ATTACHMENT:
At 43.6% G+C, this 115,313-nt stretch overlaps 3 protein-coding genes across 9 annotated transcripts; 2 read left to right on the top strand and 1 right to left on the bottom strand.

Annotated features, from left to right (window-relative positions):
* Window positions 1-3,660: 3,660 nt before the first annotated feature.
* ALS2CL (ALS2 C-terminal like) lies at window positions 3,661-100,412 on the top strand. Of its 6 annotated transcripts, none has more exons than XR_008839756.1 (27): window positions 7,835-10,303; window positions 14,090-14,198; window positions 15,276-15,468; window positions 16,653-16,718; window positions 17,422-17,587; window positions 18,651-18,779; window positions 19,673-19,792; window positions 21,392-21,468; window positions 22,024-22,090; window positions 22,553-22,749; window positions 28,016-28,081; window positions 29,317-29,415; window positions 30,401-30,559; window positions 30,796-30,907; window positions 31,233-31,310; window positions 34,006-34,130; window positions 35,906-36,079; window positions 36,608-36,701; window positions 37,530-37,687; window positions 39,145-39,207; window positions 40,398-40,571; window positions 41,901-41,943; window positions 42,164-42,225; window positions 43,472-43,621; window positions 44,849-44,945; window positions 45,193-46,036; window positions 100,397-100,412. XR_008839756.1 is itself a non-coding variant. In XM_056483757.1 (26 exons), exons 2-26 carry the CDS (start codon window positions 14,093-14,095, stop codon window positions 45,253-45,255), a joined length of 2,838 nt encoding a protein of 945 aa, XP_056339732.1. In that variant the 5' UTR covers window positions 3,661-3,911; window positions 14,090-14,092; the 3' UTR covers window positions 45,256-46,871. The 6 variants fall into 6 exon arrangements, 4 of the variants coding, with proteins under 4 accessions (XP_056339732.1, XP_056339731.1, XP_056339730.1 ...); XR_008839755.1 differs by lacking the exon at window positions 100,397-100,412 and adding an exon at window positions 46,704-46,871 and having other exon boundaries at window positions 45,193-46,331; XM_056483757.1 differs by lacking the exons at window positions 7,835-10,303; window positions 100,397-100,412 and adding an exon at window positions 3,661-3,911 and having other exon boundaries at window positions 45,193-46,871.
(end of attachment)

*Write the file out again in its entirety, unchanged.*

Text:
At 43.6% G+C, this 115,313-nt stretch overlaps 3 protein-coding genes across 9 annotated transcripts; 2 read left to right on the top strand and 1 right to left on the bottom strand.

Annotated features, from left to right (window-relative positions):
* Window positions 1-3,660: 3,660 nt before the first annotated feature.
* ALS2CL (ALS2 C-terminal like) lies at window positions 3,661-100,412 on the top strand. Of its 6 annotated transcripts, none has more exons than XR_008839756.1 (27): window positions 7,835-10,303; window positions 14,090-14,198; window positions 15,276-15,468; window positions 16,653-16,718; window positions 17,422-17,587; window positions 18,651-18,779; window positions 19,673-19,792; window positions 21,392-21,468; window positions 22,024-22,090; window positions 22,553-22,749; window positions 28,016-28,081; window positions 29,317-29,415; window positions 30,401-30,559; window positions 30,796-30,907; window positions 31,233-31,310; window positions 34,006-34,130; window positions 35,906-36,079; window positions 36,608-36,701; window positions 37,530-37,687; window positions 39,145-39,207; window positions 40,398-40,571; window positions 41,901-41,943; window positions 42,164-42,225; window positions 43,472-43,621; window positions 44,849-44,945; window positions 45,193-46,036; window positions 100,397-100,412. XR_008839756.1 is itself a non-coding variant. In XM_056483757.1 (26 exons), exons 2-26 carry the CDS (start codon window positions 14,093-14,095, stop codon window positions 45,253-45,255), a joined length of 2,838 nt encoding a protein of 945 aa, XP_056339732.1. In that variant the 5' UTR covers window positions 3,661-3,911; window positions 14,090-14,092; the 3' UTR covers window positions 45,256-46,871. The 6 variants fall into 6 exon arrangements, 4 of the variants coding, with proteins under 4 accessions (XP_056339732.1, XP_056339731.1, XP_056339730.1 ...); XR_008839755.1 differs by lacking the exon at window positions 100,397-100,412 and adding an exon at window positions 46,704-46,871 and having other exon boundaries at window positions 45,193-46,331; XM_056483757.1 differs by lacking the exons at window positions 7,835-10,303; window positions 100,397-100,412 and adding an exon at window positions 3,661-3,911 and having other exon boundaries at window positions 45,193-46,871.